There are so many other speaker systems on the market that provide similar results to Sonos, in a much more open and easy way.  Sonos' price really makes me wonder why these speakers are still a thing.  When I can get similar results of quality and ease at 1/3 the price.

    • Avatar

      124

      In reply to Narg:

      What others?  Suggestions? 

    • Avatar

      3268

      In reply to Narg:

      The interesting thing about Sonos is the offer the most music services compared to others (http://www.sonos.com/en-us/streaming-music) and they are constantly updating features for their products, True Play is a good example.(http://www.sonos.com/en-us/trueplay-speaker-tuning-software)

      Also curious as to what other wireless hifi systems are easier than Sonos?  I'm with lwetzel can you give us more detail in what results you are focusing on and how you are comparing the two?

  3. Avatar

    8741

    Sonos is overpriced and overrated.

    For significantly much cheaper, you can add Chromecast Audio to existing speakers in your house and get Sonos-like features without being exclusively locked down to Sonos or Spotify.

    In fact, today I'd recommend Chromecast enabled speakers over Sonos. It's the more open solution. And it works on virtually any music or audio streaming service not just a select few.

    And if you have Google Home you can cast music to Chromecast enabled devices with your voice.

    • Avatar

      8121

      In reply to mystilleef:

      Your recommendation is based on the assumption that nice sounding speakers are located in all of the locations. Costs are quite different factoring in descent sounding speakers comparable to the sonos.That flawed thinking is common on the internet.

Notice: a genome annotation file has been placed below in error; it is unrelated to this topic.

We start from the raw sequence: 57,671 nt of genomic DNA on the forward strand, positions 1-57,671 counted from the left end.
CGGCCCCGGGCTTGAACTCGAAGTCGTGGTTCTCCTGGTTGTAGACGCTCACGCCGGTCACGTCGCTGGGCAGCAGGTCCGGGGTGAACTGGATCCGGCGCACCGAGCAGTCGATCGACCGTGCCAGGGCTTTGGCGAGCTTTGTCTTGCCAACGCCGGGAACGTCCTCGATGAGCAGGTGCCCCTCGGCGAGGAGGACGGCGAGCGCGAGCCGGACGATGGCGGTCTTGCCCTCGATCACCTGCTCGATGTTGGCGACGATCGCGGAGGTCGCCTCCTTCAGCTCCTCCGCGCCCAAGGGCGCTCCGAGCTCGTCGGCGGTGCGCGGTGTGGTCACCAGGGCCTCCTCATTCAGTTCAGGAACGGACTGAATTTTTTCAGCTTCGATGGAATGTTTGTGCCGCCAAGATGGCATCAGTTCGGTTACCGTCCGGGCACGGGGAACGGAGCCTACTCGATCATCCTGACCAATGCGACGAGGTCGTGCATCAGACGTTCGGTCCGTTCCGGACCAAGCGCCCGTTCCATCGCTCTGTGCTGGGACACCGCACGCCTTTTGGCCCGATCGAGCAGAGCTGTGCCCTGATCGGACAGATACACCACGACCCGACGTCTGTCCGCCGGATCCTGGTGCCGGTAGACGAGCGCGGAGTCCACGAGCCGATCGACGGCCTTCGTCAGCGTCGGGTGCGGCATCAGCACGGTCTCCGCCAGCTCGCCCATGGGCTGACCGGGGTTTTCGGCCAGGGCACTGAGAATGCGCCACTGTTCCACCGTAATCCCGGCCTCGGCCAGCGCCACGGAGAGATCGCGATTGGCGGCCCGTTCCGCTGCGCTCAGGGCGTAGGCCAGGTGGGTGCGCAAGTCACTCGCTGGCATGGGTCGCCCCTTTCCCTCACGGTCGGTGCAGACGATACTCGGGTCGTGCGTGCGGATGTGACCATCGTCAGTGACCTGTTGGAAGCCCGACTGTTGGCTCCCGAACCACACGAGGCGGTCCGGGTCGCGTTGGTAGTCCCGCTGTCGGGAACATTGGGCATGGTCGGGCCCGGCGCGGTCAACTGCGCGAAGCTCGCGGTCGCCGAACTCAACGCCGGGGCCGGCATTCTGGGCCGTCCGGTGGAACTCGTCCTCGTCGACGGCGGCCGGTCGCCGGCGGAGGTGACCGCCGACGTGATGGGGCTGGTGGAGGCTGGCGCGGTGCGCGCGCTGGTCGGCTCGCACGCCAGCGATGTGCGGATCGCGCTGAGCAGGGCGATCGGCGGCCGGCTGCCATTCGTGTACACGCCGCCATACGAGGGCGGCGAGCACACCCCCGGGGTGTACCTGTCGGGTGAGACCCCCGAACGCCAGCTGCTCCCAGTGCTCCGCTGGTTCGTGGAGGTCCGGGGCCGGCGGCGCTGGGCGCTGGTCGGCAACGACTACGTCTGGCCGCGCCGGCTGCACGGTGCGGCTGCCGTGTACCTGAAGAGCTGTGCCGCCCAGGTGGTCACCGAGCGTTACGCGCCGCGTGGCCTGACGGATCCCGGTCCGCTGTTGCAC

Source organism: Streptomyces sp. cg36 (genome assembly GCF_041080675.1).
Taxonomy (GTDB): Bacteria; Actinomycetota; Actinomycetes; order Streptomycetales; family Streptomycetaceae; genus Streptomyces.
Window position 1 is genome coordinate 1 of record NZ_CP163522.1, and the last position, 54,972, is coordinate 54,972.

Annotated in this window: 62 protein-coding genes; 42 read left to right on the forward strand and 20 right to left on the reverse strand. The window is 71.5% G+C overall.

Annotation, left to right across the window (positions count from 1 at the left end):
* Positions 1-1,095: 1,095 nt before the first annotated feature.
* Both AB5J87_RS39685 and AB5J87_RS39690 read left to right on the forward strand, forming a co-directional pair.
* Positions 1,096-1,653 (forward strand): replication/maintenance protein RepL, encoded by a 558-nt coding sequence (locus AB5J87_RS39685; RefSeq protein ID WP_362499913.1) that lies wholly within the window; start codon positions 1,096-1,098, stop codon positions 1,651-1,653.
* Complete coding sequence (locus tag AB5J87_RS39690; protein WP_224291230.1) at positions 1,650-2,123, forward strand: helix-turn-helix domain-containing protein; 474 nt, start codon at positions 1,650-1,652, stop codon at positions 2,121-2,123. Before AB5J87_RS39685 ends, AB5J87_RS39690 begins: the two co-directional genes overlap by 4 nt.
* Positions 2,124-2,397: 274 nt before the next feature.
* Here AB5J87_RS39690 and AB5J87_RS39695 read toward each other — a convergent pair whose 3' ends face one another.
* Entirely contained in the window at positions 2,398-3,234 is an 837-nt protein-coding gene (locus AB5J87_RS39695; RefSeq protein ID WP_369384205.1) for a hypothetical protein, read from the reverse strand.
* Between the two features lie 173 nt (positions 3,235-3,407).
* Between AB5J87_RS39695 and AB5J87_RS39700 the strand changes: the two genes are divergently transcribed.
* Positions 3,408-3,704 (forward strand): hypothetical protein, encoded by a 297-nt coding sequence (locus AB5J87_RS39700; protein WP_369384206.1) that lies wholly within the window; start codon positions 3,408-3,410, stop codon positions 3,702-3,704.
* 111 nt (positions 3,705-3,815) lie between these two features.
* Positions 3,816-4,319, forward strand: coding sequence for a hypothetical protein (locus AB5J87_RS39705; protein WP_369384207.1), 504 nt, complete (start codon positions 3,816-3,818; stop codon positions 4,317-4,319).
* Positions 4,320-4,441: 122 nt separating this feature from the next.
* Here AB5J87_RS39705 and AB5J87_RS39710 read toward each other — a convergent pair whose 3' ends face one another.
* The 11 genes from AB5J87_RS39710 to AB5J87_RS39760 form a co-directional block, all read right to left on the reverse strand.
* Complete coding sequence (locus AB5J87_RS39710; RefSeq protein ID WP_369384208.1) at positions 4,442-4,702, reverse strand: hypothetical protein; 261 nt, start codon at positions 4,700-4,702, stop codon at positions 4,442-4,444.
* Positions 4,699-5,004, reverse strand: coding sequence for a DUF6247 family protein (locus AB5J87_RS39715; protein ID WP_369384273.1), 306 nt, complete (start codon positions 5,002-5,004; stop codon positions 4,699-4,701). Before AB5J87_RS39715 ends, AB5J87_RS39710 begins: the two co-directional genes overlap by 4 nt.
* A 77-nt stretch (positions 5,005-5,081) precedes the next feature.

4. Avatar

    1792

    Personally I use Gramofon with Spotify. Plugs into my ancient amp and speakers. Does a decent job for the price. 

    https://gramofon.com/

     

  5. Avatar

    6750

    Though I find Sonos Connector to be terribly designed and hard to use, it does let you mix and match playlists from multiple services. But who really needs that feature?

    My experience is people who are not technophiles like having everything centralised in one place. It is simpler to explain how to use it. 

     

  6. Avatar

    9310

    In my view Sonos is a superior solution. Value for money. The speakers are of high quality and what you get for the price is incredible sound. I actually find the Sonos controller easy and intuitive (at least the iPhone version). I agree that centralizing multiple service is a great plus.

    The only unit I am not sold on is the sound bar. I prefer Sonos for music.

    Just visited London, and admired the giant Tube ads for Sonos. Got me wanting more units.